CrowdNow that I got that one off my chest, the show was extremely well-done. The decor was made up of pretty cathedralesque LED sticks that hung from the stage top and lit up in a variety of different ways, as well as a bunch of screens that gave people really great and aesthetically fantastic close-ups on all the members. I think I can speak for all of us 35,000 people when I say that the height of this screen action came when Thom gave us intimate stares through the tiny camera on his microphone while he was singing You and Whose Army.

His voice was steadily perfect throughout the entire two hours of the show; as far as live performances go, the quality often varies and can easily disappoint, which wasn't the case here. The musicians played flawlessly and with great energy as well. I was a bit worried about how this would sound outdoors, especially after having attended Osheaga where, despite their best efforts to control the sound, I realized that shows in wide open spaces greatly affects the sound quality. However, I can honestly say that Wednesday night, the sound was fantastic. The bass didn't vibrate unpleasantly from too much amplification, and all instruments could be heard clearly and in perfect balance.

They played songs from every album except Pablo Honey, so there was something to please every type of fan there. It must be said that their repertoire is pretty impressive, and the amount of hits they have had over the years is more than a few. They played most hits that people wanted to hear: the masses were pleased and thrilled by what they heard, and so was I.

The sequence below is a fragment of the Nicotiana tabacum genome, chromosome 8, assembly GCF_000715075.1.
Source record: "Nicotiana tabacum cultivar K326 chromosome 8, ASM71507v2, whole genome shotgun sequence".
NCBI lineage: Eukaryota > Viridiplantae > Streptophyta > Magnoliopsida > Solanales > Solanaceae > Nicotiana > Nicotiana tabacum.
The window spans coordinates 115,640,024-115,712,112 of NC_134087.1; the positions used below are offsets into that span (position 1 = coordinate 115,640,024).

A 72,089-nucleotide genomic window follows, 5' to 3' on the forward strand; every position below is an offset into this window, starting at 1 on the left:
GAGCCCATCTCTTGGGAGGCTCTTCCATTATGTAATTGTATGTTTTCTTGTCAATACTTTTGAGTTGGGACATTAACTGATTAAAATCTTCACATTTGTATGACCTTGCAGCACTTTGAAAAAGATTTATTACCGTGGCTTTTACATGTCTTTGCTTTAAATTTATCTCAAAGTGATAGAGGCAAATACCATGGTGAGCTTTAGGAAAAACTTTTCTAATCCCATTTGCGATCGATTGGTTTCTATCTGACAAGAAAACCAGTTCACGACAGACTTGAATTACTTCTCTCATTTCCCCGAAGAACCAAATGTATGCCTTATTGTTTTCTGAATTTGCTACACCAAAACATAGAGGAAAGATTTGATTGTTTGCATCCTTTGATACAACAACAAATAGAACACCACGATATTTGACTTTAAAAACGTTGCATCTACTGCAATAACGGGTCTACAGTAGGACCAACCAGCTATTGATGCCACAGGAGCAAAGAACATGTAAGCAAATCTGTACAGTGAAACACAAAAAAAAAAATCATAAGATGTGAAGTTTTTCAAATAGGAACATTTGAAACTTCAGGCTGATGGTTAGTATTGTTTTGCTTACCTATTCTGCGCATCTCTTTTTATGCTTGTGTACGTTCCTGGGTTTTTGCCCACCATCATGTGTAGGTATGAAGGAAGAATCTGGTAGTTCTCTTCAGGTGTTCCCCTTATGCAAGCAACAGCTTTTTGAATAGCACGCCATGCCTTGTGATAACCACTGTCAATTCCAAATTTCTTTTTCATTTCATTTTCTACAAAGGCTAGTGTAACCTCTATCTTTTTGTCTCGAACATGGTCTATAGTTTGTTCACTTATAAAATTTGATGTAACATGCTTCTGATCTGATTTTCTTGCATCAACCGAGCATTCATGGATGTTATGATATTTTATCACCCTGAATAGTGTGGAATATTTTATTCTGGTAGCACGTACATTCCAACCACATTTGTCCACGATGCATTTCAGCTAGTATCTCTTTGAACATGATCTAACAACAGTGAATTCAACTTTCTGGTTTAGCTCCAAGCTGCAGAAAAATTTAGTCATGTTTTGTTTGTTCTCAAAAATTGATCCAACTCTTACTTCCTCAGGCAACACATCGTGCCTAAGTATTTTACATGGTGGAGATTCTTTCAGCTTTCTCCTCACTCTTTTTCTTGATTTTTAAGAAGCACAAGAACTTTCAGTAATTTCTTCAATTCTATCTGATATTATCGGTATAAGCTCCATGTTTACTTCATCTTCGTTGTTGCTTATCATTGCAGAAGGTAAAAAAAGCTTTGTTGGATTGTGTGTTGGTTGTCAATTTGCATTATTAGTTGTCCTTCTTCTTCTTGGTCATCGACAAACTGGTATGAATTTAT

Radiohead 4Personally, when it comes to their records, I have a tendency to like the more electronic stuff a bit less than the rest. However, live it was the complete opposite for me. I felt that they were a bit freer with this type of stuff and experimented a bit more, which is just to say that they drew outside of the lines with it. To me, this is the ultimate enjoyment of seeing a band I love play live. I was a bit disappointed that there wasn't more of that. The rest sounded flawless, but maybe a bit too flawless for my personal taste. I was hoping for a bit more craziness and insanity on their behalf in terms of hearing actual performance that falls outside of the albums' shell. I wasn't surprised by any of it and was secretly hoping that they would blow my mind with genius live additions and unexpected flares. But I'm a dreamer, and I can't be too disappointed when life doesn't quite live up to my own bubble. For a great musical performance, it was one for sure, which makes it hard to say anything objectively bad about it.

The few songs that featured some of their jazzed up electronic endeavors was where I was seriously thrilled by the show. Where the classic, album-resembling stuff was interesting though was where I noticed the way they actually went about making the strange sounds that seem pulled out of a fantastic impossible musical realm. At the beginning of Lucky for example, I saw the guitar player messing around with the tuning part of the strings to create the eerie atmosphere. The backup vocals were also "particulièrement réussies". In a way, it is impressive to see record-like quality being interpreted in a live environment, and I realize that this is what many people reach and hope for when they go see their favorite band play a live show. So they delivered something great for all Radiohead lovers who were there, and that I felicitate.